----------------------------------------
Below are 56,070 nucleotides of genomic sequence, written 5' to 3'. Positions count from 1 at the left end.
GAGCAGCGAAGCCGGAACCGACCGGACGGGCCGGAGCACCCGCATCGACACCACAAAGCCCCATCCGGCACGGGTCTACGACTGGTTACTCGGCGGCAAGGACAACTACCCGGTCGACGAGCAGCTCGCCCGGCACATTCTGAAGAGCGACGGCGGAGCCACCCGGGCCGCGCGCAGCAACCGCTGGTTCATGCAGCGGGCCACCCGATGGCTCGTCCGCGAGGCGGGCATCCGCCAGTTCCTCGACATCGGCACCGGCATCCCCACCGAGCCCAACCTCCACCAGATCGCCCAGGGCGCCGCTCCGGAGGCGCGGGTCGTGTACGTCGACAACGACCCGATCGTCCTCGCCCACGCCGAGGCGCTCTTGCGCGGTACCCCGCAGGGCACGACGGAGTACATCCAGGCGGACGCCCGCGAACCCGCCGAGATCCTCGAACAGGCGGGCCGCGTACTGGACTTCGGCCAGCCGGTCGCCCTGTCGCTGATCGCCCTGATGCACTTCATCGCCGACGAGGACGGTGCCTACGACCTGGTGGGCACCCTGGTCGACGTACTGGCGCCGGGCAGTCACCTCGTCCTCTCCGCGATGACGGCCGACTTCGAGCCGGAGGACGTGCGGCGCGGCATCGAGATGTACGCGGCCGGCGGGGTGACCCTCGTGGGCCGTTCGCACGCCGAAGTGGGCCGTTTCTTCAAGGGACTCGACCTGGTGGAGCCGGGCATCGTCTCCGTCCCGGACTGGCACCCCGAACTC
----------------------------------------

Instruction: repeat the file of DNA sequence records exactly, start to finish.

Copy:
Below are 56,070 nucleotides of genomic sequence, written 5' to 3'. Positions count from 1 at the left end.
GAGCAGCGAAGCCGGAACCGACCGGACGGGCCGGAGCACCCGCATCGACACCACAAAGCCCCATCCGGCACGGGTCTACGACTGGTTACTCGGCGGCAAGGACAACTACCCGGTCGACGAGCAGCTCGCCCGGCACATTCTGAAGAGCGACGGCGGAGCCACCCGGGCCGCGCGCAGCAACCGCTGGTTCATGCAGCGGGCCACCCGATGGCTCGTCCGCGAGGCGGGCATCCGCCAGTTCCTCGACATCGGCACCGGCATCCCCACCGAGCCCAACCTCCACCAGATCGCCCAGGGCGCCGCTCCGGAGGCGCGGGTCGTGTACGTCGACAACGACCCGATCGTCCTCGCCCACGCCGAGGCGCTCTTGCGCGGTACCCCGCAGGGCACGACGGAGTACATCCAGGCGGACGCCCGCGAACCCGCCGAGATCCTCGAACAGGCGGGCCGCGTACTGGACTTCGGCCAGCCGGTCGCCCTGTCGCTGATCGCCCTGATGCACTTCATCGCCGACGAGGACGGTGCCTACGACCTGGTGGGCACCCTGGTCGACGTACTGGCGCCGGGCAGTCACCTCGTCCTCTCCGCGATGACGGCCGACTTCGAGCCGGAGGACGTGCGGCGCGGCATCGAGATGTACGCGGCCGGCGGGGTGACCCTCGTGGGCCGTTCGCACGCCGAAGTGGGCCGTTTCTTCAAGGGACTCGACCTGGTGGAGCCGGGCATCGTCTCCGTCCCGGACTGGCACCCCGAACTC